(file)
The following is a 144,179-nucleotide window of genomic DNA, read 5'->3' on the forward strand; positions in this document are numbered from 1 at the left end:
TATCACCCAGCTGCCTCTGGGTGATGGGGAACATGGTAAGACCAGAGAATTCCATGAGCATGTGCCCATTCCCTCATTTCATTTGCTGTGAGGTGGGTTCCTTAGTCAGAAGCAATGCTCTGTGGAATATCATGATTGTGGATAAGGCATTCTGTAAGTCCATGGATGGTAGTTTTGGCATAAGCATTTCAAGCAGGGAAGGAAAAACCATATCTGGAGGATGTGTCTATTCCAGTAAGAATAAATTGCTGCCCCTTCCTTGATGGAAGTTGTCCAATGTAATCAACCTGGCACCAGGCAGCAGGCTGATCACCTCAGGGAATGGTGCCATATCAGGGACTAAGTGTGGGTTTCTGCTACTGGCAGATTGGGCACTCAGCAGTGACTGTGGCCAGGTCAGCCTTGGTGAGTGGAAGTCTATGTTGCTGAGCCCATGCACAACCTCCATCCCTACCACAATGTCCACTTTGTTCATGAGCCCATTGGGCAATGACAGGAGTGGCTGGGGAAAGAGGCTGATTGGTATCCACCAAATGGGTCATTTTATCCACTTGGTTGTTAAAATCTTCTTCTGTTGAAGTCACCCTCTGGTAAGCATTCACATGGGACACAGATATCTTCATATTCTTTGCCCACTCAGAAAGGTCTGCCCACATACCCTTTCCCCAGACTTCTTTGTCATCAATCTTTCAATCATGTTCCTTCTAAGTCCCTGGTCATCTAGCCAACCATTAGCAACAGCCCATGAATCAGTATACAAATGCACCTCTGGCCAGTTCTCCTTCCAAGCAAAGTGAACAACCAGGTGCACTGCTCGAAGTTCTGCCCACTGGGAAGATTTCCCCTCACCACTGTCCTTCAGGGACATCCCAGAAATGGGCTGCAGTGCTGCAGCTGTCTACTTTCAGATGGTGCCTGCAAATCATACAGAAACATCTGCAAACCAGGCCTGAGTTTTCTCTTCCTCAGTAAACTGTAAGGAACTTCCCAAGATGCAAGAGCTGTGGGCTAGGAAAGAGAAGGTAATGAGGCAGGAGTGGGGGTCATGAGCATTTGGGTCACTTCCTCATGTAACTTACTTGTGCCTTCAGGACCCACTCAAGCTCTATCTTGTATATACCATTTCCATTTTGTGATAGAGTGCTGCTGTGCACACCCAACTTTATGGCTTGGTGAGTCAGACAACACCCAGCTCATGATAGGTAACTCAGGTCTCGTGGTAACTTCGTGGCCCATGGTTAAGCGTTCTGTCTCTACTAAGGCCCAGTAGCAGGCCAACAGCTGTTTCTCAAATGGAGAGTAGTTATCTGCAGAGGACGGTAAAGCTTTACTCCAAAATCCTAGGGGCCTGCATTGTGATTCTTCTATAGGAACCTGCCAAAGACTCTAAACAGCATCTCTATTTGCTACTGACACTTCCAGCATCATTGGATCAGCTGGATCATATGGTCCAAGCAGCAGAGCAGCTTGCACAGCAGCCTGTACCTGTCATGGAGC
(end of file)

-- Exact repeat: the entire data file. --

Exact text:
The following is a 144,179-nucleotide window of genomic DNA, read 5'->3' on the forward strand; positions in this document are numbered from 1 at the left end:
TATCACCCAGCTGCCTCTGGGTGATGGGGAACATGGTAAGACCAGAGAATTCCATGAGCATGTGCCCATTCCCTCATTTCATTTGCTGTGAGGTGGGTTCCTTAGTCAGAAGCAATGCTCTGTGGAATATCATGATTGTGGATAAGGCATTCTGTAAGTCCATGGATGGTAGTTTTGGCATAAGCATTTCAAGCAGGGAAGGAAAAACCATATCTGGAGGATGTGTCTATTCCAGTAAGAATAAATTGCTGCCCCTTCCTTGATGGAAGTTGTCCAATGTAATCAACCTGGCACCAGGCAGCAGGCTGATCACCTCAGGGAATGGTGCCATATCAGGGACTAAGTGTGGGTTTCTGCTACTGGCAGATTGGGCACTCAGCAGTGACTGTGGCCAGGTCAGCCTTGGTGAGTGGAAGTCTATGTTGCTGAGCCCATGCACAACCTCCATCCCTACCACAATGTCCACTTTGTTCATGAGCCCATTGGGCAATGACAGGAGTGGCTGGGGAAAGAGGCTGATTGGTATCCACCAAATGGGTCATTTTATCCACTTGGTTGTTAAAATCTTCTTCTGTTGAAGTCACCCTCTGGTAAGCATTCACATGGGACACAGATATCTTCATATTCTTTGCCCACTCAGAAAGGTCTGCCCACATACCCTTTCCCCAGACTTCTTTGTCATCAATCTTTCAATCATGTTCCTTCTAAGTCCCTGGTCATCTAGCCAACCATTAGCAACAGCCCATGAATCAGTATACAAATGCACCTCTGGCCAGTTCTCCTTCCAAGCAAAGTGAACAACCAGGTGCACTGCTCGAAGTTCTGCCCACTGGGAAGATTTCCCCTCACCACTGTCCTTCAGGGACATCCCAGAAATGGGCTGCAGTGCTGCAGCTGTCTACTTTCAGATGGTGCCTGCAAATCATACAGAAACATCTGCAAACCAGGCCTGAGTTTTCTCTTCCTCAGTAAACTGTAAGGAACTTCCCAAGATGCAAGAGCTGTGGGCTAGGAAAGAGAAGGTAATGAGGCAGGAGTGGGGGTCATGAGCATTTGGGTCACTTCCTCATGTAACTTACTTGTGCCTTCAGGACCCACTCAAGCTCTATCTTGTATATACCATTTCCATTTTGTGATAGAGTGCTGCTGTGCACACCCAACTTTATGGCTTGGTGAGTCAGACAACACCCAGCTCATGATAGGTAACTCAGGTCTCGTGGTAACTTCGTGGCCCATGGTTAAGCGTTCTGTCTCTACTAAGGCCCAGTAGCAGGCCAACAGCTGTTTCTCAAATGGAGAGTAGTTATCTGCAGAGGACGGTAAAGCTTTACTCCAAAATCCTAGGGGCCTGCATTGTGATTCTTCTATAGGAACCTGCCAAAGACTCTAAACAGCATCTCTATTTGCTACTGACACTTCCAGCATCATTGGATCAGCTGGATCATATGGTCCAAGCAGCAGAGCAGCTTGCACAGCAGCCTGTACCTGTCATGGAGC